115. In January 1942 the Trotskyists issued a Workers Defence Policy based on Trotsky’s 1937 letter and the discussions he had held with the American Socialist Workers Party (SWP) on a proletarian military policy. In opposition to the petty-bourgeois pacifists, who called for individual resistance to war, the Fourth International called for the training of workers in military arts under the control of the trade unions and with working class officers. The Workers Defence Policy explained that while Australian workers and farmers wanted to fight against domination by Japanese imperialism, for the Australian capitalist class conquest by Japan was by far a “lesser evil” than the victory of the working class and of the oppressed masses in the colonies. The “democratic” imperialists would “prefer the military victory of their rivals rather than arm the native people, knowing that the latter would inevitably struggle to drive out the old master as well as the new one moving in.” When faced with defeat, “the Australian capitalist class will drop its ‘patriotism’, will come to terms with the Japanese imperialists, and behind the backs of the masses will collaborate in exploiting them. … The capitalist class always operates on the basis of the proposition: the main enemy is at home, the working class.”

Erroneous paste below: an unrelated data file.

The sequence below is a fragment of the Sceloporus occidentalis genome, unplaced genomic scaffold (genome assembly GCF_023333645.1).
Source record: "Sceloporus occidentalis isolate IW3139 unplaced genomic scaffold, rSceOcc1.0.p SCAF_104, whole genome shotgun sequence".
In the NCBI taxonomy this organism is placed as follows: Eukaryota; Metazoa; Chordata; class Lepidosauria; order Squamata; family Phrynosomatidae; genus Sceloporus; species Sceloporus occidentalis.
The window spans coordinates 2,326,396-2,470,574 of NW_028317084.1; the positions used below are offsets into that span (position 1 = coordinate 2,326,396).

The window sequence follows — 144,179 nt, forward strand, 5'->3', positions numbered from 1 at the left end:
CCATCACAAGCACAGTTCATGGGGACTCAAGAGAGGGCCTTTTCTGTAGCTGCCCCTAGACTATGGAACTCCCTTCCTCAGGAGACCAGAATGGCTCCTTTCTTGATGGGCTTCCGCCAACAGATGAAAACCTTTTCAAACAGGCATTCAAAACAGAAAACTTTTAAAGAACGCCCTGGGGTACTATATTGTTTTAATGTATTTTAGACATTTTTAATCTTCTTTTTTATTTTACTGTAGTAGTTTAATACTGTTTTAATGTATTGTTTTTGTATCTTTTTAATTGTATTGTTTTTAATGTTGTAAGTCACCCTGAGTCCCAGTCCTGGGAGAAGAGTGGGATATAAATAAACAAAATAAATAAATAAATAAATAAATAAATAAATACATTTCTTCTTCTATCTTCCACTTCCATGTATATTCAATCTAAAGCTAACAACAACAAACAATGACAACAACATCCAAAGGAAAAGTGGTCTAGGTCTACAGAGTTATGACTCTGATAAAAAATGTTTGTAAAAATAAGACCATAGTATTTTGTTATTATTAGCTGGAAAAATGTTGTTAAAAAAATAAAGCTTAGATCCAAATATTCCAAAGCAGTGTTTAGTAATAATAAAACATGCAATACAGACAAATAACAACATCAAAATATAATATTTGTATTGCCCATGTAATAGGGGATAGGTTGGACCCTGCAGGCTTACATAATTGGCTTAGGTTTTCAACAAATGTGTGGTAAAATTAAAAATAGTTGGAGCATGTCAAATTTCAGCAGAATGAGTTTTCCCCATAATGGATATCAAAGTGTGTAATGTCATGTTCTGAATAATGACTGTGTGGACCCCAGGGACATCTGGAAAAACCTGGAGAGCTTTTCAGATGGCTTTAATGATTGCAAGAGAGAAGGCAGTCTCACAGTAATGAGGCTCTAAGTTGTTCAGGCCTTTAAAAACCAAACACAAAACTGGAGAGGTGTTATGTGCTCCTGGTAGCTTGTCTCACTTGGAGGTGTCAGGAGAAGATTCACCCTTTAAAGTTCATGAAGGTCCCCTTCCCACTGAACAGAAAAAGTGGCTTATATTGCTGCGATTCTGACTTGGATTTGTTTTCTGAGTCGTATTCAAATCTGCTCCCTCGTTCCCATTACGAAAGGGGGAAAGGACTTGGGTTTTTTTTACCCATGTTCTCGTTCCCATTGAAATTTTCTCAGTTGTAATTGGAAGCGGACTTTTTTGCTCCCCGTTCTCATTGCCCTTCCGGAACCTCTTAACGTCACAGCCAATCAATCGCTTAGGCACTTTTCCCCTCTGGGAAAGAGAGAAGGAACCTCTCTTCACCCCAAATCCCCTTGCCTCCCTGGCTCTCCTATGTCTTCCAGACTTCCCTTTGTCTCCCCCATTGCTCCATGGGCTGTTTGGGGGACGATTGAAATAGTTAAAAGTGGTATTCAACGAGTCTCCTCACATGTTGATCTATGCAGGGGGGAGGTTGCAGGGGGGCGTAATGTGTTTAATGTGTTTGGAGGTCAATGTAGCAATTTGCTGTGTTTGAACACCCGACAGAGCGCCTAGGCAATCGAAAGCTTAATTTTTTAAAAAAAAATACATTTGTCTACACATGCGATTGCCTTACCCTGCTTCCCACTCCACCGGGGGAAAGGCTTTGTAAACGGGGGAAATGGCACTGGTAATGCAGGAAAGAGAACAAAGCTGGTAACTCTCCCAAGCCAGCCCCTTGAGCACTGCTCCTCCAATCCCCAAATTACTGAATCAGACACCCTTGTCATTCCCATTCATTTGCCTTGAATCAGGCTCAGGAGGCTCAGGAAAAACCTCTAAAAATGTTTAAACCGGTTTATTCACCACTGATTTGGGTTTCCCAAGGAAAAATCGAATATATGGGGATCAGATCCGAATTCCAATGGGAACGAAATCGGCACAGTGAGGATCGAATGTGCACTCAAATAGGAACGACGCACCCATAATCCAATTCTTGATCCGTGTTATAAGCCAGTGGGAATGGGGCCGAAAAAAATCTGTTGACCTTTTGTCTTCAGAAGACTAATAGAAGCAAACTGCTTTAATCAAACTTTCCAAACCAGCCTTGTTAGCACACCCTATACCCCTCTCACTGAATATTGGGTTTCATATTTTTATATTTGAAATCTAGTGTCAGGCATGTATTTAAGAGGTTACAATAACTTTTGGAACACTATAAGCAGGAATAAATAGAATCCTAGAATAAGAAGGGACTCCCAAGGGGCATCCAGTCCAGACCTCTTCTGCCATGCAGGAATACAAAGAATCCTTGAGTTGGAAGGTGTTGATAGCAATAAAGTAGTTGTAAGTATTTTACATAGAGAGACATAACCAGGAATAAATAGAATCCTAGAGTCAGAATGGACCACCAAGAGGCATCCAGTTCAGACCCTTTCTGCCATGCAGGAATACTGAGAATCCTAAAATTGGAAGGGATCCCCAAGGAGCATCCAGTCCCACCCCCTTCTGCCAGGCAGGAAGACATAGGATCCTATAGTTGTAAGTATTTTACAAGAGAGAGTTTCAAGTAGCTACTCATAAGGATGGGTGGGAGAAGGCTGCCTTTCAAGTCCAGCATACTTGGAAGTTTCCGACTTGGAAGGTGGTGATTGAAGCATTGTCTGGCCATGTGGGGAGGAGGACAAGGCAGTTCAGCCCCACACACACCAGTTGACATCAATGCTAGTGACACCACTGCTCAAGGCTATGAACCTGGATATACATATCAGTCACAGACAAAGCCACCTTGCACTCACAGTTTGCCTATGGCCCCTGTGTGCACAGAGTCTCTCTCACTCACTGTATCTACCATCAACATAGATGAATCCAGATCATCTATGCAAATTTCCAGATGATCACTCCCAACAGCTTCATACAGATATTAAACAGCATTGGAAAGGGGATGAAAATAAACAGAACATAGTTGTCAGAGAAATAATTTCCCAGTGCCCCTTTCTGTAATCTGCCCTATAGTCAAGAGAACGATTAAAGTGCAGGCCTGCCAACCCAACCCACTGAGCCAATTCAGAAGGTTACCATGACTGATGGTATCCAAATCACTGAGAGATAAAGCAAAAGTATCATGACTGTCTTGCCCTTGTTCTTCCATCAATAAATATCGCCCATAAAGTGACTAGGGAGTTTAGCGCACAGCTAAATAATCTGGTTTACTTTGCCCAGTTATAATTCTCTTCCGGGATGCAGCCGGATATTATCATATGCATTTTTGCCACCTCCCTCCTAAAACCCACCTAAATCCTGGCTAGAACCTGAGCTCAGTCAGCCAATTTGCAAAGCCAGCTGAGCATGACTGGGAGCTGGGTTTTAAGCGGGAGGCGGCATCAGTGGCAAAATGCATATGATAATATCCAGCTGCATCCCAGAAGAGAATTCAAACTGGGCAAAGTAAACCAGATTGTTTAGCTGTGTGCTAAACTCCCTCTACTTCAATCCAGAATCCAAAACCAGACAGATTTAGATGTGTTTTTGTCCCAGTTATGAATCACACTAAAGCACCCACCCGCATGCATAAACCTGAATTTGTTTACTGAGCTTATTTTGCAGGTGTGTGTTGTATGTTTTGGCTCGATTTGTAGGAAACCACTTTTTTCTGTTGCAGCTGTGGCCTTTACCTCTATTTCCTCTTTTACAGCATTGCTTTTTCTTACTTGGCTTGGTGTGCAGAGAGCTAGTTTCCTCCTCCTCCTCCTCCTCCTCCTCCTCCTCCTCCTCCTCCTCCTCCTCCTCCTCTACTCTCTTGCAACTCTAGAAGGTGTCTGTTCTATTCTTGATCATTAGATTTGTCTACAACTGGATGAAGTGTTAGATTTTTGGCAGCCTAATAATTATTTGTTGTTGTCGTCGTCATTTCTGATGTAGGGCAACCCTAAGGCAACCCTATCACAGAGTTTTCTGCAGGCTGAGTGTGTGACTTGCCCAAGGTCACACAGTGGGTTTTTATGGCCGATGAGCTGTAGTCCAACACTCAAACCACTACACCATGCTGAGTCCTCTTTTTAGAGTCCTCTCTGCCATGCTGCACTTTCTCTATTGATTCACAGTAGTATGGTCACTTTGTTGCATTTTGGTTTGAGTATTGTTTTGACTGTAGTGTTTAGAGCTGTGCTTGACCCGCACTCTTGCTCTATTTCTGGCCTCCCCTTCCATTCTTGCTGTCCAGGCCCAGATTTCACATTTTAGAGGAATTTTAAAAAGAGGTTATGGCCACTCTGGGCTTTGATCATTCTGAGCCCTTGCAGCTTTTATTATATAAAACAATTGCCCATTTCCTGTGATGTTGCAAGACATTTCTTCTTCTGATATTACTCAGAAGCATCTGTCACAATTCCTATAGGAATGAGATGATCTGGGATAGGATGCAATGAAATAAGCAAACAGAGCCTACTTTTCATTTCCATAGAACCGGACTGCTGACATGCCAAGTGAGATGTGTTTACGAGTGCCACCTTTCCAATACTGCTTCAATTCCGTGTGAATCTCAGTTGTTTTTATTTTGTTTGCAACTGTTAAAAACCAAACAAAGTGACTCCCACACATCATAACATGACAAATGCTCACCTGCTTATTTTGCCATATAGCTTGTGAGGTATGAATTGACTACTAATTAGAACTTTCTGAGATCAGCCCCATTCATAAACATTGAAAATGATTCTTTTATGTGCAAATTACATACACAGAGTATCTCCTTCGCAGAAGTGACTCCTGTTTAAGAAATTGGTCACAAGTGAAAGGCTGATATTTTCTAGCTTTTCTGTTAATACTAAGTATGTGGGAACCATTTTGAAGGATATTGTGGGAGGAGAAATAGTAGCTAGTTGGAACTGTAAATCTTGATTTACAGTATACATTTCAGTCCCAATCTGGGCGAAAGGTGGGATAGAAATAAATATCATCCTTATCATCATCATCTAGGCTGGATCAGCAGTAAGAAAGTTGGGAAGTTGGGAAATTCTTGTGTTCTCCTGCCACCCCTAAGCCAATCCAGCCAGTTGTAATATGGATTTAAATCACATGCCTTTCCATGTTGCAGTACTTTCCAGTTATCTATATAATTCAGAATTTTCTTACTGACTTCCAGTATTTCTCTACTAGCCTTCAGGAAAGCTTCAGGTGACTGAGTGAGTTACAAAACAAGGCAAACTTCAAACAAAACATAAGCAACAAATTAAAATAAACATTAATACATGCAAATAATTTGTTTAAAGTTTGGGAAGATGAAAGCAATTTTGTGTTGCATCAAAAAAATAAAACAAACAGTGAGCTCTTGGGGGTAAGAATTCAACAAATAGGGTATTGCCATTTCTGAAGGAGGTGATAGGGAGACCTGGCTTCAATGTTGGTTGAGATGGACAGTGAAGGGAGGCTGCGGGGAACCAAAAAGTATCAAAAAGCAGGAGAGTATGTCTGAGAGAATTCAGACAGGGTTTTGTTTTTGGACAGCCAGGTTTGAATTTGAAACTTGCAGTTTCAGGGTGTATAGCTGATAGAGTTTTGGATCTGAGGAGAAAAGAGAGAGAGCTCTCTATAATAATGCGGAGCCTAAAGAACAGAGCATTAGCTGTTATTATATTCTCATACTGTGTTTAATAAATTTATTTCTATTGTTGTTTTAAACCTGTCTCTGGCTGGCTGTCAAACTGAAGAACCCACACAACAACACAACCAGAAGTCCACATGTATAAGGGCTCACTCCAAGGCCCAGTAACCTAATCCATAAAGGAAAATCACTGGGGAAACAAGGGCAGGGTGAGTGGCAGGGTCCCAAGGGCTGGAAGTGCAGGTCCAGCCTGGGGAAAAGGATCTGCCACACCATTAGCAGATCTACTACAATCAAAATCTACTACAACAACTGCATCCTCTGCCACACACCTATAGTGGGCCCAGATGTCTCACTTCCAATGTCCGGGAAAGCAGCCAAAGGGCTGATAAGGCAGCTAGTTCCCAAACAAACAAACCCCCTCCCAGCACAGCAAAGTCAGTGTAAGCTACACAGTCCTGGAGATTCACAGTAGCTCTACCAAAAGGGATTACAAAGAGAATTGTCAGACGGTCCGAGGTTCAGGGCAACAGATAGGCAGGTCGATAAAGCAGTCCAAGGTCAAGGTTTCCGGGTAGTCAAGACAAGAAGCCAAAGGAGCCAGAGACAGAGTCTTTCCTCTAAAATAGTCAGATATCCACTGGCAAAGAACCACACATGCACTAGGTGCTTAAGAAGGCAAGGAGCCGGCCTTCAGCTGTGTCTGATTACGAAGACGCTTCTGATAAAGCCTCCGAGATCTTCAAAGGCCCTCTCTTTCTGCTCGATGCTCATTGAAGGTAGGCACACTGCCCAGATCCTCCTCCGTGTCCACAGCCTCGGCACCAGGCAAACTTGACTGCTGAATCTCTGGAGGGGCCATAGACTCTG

116. In response to the Stalinists’ collaboration with the Curtin government under the slogan “all for production” the Trotskyists replied: “To the capitalist class we say: You claim our homes and families are in imminent danger. Very well, we are not terrified. But we do not trust you, our class enemy, nor your ‘brass hats’, to lead and direct the fight. We want military training and arming under our own elected leaders. We will not seek to capitulate when an enemy bombardment destroys your valuable property. We are the people who build. We can build up everything that is destroyed. We know the miracles that can be achieved by an armed people. We remember Madrid, Moscow, Leningrad. You say you want maximum production. You, in subservience to the banks, have sabotaged Australian production for scores of years. In 1929 you closed down your factories and workshops and put us on the streets. And today graft and profit-seeking constitute your ‘war effort’. Let the Federal Government nationalise the war industries and let them be controlled by shop committees of workers. Then from your huge profits the workers will get proper conditions and there will be uninterrupted production. …”